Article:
September Highlights for Bloom Day

The selection of flowers in the small sunny garden in September still speaks distinctly of summer.  And this past summer has been a difficult one for the garden, not so much because of extreme heat as because of an unusually high number of windstorms.  They have brought down our little apricot tree altogether and made it quite uncomfortable for everything else as well.  It is hard for plants to withstand the effects of drying winds scouring them with suffocating dust at some thirty miles per hour!

 

At least the dust storms seem to be finished, creating a long, slow, hot, late summer that is far more bearable but still has little feel of autumn in it. 

 

At present Leucophyllum frutescens has been promising rain, though there is certainly no other sign of it!

leucophyllum frutescens

Asclepias subulata and the tarantula hawks believe it is summer - no point in slowing down yet, according to them!

asclepias subulata with pepsis wasps

However, some of the cool season's hummingbirds have been around occasionally already, so it's a good thing the hummingbird plants have some nectar available.  At present that is mostly Hamelia patens...

hamelia patens

...and Russelia equisetiformis.

russelia equisetiformis

I still love the combination of the Hamelia with the bright blue flowers of Salvia farinacea at it feet.

salvia farinacea with hamelia patens

And I am happy to mention the bloom on Jasminum sambac, the so-called Arabian jasmine, as this is the first summer it has taken hold and really flowered, though still quite small.  It is not from Arabia, despite the common English name which became attached to it centuries ago, but rather a somewhat drought-tolerant Old World tropical.  But it loves the heat and heartily resents cold weather.

jasminum sambac

A few flowers are scattered across the miniature roses, but this has been a hard summer for them.  Here is the ever-faithful 'Daniela'.

miniature rose daniela

As conditions have become kinder, the everblooming lavenders have taken heart and just begun putting out some new flowers.  At present that mostly means Lavandula dentata...

lavandula dentata

...and L. multifida.  Hopefully this is just the beginning!

lavandula multifida

But the queen of the summer still reigns supreme: Caesalpinia pulcherrima is delighting in the prolonged heat.

caesalpinia pulcherrima

Perhaps by next month there will be more of a change over in the garden, but this is the selection for September's Garden Bloggers' Bloom Day.  Many thanks to Carol at May Dreams Gardens for hosting this monthly look at what is flowering in the garden!

 

And a Sulphur butterfly - we are also beginning to see more butterflies again.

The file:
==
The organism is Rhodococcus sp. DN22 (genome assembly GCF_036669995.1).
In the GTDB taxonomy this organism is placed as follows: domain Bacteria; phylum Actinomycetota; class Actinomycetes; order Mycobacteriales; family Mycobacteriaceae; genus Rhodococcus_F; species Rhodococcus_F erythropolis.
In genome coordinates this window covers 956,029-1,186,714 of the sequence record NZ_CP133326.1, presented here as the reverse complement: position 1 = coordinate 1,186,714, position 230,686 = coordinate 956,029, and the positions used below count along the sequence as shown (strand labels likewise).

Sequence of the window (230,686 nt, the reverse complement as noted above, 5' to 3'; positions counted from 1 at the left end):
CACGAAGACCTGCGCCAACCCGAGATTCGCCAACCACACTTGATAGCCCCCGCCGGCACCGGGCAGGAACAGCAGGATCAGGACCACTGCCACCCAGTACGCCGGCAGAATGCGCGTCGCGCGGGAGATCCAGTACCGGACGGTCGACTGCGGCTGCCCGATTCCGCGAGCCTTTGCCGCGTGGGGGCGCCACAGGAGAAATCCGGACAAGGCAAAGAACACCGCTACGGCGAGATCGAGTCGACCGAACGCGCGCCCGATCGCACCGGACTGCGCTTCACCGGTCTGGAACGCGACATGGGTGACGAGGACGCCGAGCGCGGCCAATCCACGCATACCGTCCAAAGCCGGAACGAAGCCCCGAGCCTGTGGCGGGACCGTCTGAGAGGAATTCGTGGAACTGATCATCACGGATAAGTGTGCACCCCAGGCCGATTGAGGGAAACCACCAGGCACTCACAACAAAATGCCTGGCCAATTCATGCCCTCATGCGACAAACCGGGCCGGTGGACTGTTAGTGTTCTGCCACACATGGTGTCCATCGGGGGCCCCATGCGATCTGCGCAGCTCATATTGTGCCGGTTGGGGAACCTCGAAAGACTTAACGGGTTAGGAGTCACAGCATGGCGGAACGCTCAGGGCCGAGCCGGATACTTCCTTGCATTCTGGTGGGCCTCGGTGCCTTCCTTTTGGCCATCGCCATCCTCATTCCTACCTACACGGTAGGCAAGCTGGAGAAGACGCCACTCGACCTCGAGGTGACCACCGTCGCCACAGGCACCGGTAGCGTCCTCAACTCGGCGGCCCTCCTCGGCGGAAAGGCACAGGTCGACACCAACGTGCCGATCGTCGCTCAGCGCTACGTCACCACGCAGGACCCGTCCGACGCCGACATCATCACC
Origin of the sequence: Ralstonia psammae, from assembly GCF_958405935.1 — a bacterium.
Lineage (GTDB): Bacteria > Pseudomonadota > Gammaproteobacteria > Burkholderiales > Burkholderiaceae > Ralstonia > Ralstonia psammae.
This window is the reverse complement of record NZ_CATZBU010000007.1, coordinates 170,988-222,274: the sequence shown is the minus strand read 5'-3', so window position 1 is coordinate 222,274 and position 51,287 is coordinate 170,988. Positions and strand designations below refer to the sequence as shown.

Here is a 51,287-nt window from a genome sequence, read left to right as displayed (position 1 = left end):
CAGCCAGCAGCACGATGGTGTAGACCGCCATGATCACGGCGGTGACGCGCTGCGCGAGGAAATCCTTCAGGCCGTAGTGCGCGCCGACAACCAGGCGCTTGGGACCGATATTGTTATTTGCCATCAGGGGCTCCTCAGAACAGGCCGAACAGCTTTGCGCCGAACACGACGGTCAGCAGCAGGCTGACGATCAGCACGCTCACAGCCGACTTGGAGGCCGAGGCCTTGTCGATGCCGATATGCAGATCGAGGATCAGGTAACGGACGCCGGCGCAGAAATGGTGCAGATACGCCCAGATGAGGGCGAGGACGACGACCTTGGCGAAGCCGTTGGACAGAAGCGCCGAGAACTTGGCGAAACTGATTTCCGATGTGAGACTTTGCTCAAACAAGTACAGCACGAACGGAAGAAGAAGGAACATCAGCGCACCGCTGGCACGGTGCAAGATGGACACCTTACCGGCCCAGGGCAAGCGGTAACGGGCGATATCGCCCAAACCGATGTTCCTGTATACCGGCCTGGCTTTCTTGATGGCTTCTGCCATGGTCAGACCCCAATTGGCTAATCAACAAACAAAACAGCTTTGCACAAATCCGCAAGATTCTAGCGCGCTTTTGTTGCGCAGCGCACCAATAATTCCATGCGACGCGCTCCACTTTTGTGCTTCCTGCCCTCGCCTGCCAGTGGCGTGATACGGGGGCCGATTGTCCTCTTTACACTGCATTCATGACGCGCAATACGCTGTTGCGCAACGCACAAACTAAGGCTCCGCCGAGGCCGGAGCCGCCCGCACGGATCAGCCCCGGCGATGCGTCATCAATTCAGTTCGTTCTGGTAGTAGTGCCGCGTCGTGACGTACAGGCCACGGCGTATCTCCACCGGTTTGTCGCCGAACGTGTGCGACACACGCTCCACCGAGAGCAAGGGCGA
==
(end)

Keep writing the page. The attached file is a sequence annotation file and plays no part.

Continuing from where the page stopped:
sulphur butterfly

Don't forget!  Handthrown Flower pots will be coming to the Small, Sunny Garden Shop soon!

 

Weather Diary: Fair; High: 108 F (42 C)/Low: 85 F (29 C); Humidity: 9%-28%

Write a comment

Comments: 10
  • #1

    Lea @ Lea's Menagerie (Sunday, 16 September 2018 06:29)

    A nice variety of colors. Very pretty! Lovely butterfly!
    Have a wonderful day!

  • #2

    Lisa (Sunday, 16 September 2018 11:03)

    I love lavenders. I think I have eight kinds, if I haven't forgotten anyone. Other than the big Munstead and Hidcote, my best bloomer is the Mini Blue. Your fern leaf one is pretty. I doubt it would do well for me though, those lacy leaved ones are usually more delicate for my weather. The Englishes do well, and the hybrid Goodwin Creek Grey (if I can keep it dry), but not the oh,so lovely Frenches or Spanish.
    Your photos are beautiful.

  • #3

    Kris P (Sunday, 16 September 2018 12:07)

    Despite the degree of difficulty your climate presents, your garden never ceases to amaze me, Amy. I have to look for that Asclepias, a species I've never heard of. And maybe I need Hamelia too...

  • #4

    Jane (Sunday, 16 September 2018 17:26)

    I loved seeing your photos, Amy. Taking photos of flowers with a dark background certainly highlights their form and colour. I have just spent some time reading some of your earlier posts, and it’s interesting to learn about how you started your garden and what you planted in it. I feel I shouldn’t be saying that I garden in a harsh climate!

  • #5

    Amy@smallsunnygarden (Sunday, 16 September 2018 19:23)

    Thank you so much, Lea - glad you enjoyed it! :) I've been waiting for a chance to get close enough to photograph our returning butterflies!

  • #6

    Amy@smallsunnygarden (Sunday, 16 September 2018 21:03)

    Lisa - I promised myself plenty of lavender when I started this garden - I've certainly tried to keep it! ;-) I tend to grow the tender varieties; they work very well here and I don't have to worry about them getting too wet...!

  • #7

    Amy@smallsunnygarden (Sunday, 16 September 2018 21:05)

    Kris - Asclepias subulata is definitely a winner in a wild-type planting. Fortunately I sited it in a rougher area of the garden, where it does well with very minimal water.

  • #8

    Amy@smallsunnygarden (Sunday, 16 September 2018 21:07)

    Jane - Those dark backgrounds are oh-so-easy to come by here because of the strong contrast with our intense sunlight. I admit the climate is harsh - can you tell I like a challenge?! ;-)

  • #9

    danger garden (Monday, 17 September 2018 10:21)

    High, hot, winds with dust...how unpleasant! Here's hoping that truly is over. The Hamelia patens is lovely!

  • #10

    Cathy (Tuesday, 18 September 2018 15:10)

    Hi Amy. Lovely to catch up on your garden. Salvias are something I must try to grow as they seem to like hot dry conditions. Hope that wind dies down as autumn approaches.